Markets, the Covid effect
This is a 5-day chart of the Great British pound US Dollar pair, where we can see a rise of price from 1.2790 to a high of 1.3170 before the pair fell back at the end of trading on the 31ST July. Much of the move higher has been due to an overall decrease in the performance of the United States dollar and where extreme volatility crept into the market on Wednesday 29th August, when the federal reserve held are interest rates on hold but where the FOMC comments at the press conference were extremely rubbish regarding the outlook for the American economy as the continuation of the covered virus escalates within the United States.
The volatility continued on Thursday, when unemployment data in the form of continuing jobless claims in the United States showed an increase, and more importantly, the annualised second-quarter gross domestic product figure was released for the US at – 32.9%, the biggest such drop in history. The US dollar was heavily battered as a result, giving an uplift to the pound, Euro, AUD, NZD, and others.
Incredibly, this is a Dow Jones industrial average daily chart, which shows that while the Dow took a dip down to just above 26,000 on the last day of trading for July, it subsequently rallied to 26,482 at the close. Naturally, analysts, market commentators’ and traders alike are bewildered by the fact that the United States posted its biggest loss in gross domestic product in such a short time frame in history, and yet the Dow Jones remained unscathed.
So, what can we expect in the ensuing weeks? With regard to the Dow Jones, it’s pretty much being driven by technical analysis and where the big numbers such as 26,000 seem to be holding as support and where the recent attempt to breach 27,000 failed and can therefore for the assumed to be a resistance level. Larger sized institutions are looking at the long term rather than the short term. They believe that a v-shaped recovery is possible and that when suitable medical solutions are found to minimise the impact of Covid on individuals to perhaps where it can be managed to almost like cold virus, or flu symptoms levels, the American economy can return to normal very quickly. However, pessimism is more and more creeping into the markets as top analysts scratch their heads and talk up the possibility of another crash in US equities. However with regard to the United States dollar, we should expect a toing and froing effect, with more volatility, and where bad news will affect the US dollar performance during certain times of the days and weeks and whereby bad news regarding the UK and Europe, such as what we are seeing at the moment regarding further lockdown measures being implemented by the British government as cases of Covid escalate, and whereby further outbreaks in covid are being seen across Europe can be considered to be bad for both the UK and the Eurozone economies, in which case you might expect a reversal in the euro and the British pound such as we saw on the last day of trading for July when these major currency pairs reversed from sharp rallies.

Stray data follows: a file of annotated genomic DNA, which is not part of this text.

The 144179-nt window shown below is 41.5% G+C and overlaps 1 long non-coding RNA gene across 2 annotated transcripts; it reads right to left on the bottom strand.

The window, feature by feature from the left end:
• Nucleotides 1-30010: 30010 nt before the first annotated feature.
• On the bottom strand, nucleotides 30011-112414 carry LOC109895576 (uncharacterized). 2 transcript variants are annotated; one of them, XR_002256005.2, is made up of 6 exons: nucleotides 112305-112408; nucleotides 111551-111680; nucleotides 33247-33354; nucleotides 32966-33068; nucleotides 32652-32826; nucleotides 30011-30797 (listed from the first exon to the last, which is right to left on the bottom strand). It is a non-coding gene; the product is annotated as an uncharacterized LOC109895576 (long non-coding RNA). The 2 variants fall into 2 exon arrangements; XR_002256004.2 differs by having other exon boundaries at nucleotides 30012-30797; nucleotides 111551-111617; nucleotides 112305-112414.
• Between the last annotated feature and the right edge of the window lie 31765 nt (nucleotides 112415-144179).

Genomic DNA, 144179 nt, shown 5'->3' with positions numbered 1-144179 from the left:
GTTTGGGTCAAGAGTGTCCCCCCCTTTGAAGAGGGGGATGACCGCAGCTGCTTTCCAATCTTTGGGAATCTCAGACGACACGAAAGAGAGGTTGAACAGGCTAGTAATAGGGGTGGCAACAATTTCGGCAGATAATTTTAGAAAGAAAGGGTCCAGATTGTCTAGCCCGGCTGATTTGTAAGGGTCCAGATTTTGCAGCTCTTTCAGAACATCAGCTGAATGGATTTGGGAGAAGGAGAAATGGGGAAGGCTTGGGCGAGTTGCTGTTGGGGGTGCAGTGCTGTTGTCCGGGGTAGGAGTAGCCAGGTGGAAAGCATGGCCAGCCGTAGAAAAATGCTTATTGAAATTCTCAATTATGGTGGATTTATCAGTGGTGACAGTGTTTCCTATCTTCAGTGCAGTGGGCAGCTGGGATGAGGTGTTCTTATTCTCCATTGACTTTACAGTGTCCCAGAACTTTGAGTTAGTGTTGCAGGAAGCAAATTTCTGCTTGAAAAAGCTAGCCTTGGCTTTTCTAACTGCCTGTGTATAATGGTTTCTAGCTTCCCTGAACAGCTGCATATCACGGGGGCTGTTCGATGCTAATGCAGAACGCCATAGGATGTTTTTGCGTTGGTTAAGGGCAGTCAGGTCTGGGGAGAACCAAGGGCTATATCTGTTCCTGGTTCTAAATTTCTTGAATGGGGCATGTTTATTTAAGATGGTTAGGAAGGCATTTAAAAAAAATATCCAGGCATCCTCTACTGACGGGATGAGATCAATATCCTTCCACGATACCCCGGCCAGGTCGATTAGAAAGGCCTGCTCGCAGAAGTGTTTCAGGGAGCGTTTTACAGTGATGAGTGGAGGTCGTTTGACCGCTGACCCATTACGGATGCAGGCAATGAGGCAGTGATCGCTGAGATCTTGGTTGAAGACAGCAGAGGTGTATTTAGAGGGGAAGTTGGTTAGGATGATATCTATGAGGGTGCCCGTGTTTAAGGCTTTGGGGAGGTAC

Sentiment is playing a large role in the majors, with USDJPY bouncing off of multi-month lows, as seen on this monthly chart, as investors buy yen as a safe haven currency.
Similarly, for the USDCHF pair, which has been sold heavily to a low at the end of July, as seen on this monthly chart, to 0.9100, again a multi-month low as investors buy the Swiss franc for its safe-haven status.